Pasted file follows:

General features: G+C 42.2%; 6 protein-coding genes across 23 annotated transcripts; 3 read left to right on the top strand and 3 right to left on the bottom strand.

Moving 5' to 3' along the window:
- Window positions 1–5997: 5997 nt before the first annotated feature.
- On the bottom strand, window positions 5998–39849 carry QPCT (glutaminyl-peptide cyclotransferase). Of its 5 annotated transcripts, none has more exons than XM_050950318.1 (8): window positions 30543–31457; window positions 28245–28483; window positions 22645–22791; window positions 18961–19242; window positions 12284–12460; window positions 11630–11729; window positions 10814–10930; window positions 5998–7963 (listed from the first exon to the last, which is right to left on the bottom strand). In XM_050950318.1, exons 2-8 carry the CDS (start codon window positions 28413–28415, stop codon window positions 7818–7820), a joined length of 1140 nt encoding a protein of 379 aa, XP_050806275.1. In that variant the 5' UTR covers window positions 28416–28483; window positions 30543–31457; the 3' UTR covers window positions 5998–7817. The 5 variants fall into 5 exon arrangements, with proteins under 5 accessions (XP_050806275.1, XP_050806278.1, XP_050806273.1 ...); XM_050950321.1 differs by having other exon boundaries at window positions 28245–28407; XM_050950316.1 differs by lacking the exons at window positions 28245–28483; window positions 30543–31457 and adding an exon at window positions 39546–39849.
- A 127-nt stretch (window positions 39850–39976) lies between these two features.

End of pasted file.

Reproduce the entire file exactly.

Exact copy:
General features: G+C 42.2%; 6 protein-coding genes across 23 annotated transcripts; 3 read left to right on the top strand and 3 right to left on the bottom strand.

Moving 5' to 3' along the window:
- Window positions 1–5997: 5997 nt before the first annotated feature.
- On the bottom strand, window positions 5998–39849 carry QPCT (glutaminyl-peptide cyclotransferase). Of its 5 annotated transcripts, none has more exons than XM_050950318.1 (8): window positions 30543–31457; window positions 28245–28483; window positions 22645–22791; window positions 18961–19242; window positions 12284–12460; window positions 11630–11729; window positions 10814–10930; window positions 5998–7963 (listed from the first exon to the last, which is right to left on the bottom strand). In XM_050950318.1, exons 2-8 carry the CDS (start codon window positions 28413–28415, stop codon window positions 7818–7820), a joined length of 1140 nt encoding a protein of 379 aa, XP_050806275.1. In that variant the 5' UTR covers window positions 28416–28483; window positions 30543–31457; the 3' UTR covers window positions 5998–7817. The 5 variants fall into 5 exon arrangements, with proteins under 5 accessions (XP_050806275.1, XP_050806278.1, XP_050806273.1 ...); XM_050950321.1 differs by having other exon boundaries at window positions 28245–28407; XM_050950316.1 differs by lacking the exons at window positions 28245–28483; window positions 30543–31457 and adding an exon at window positions 39546–39849.
- A 127-nt stretch (window positions 39850–39976) lies between these two features.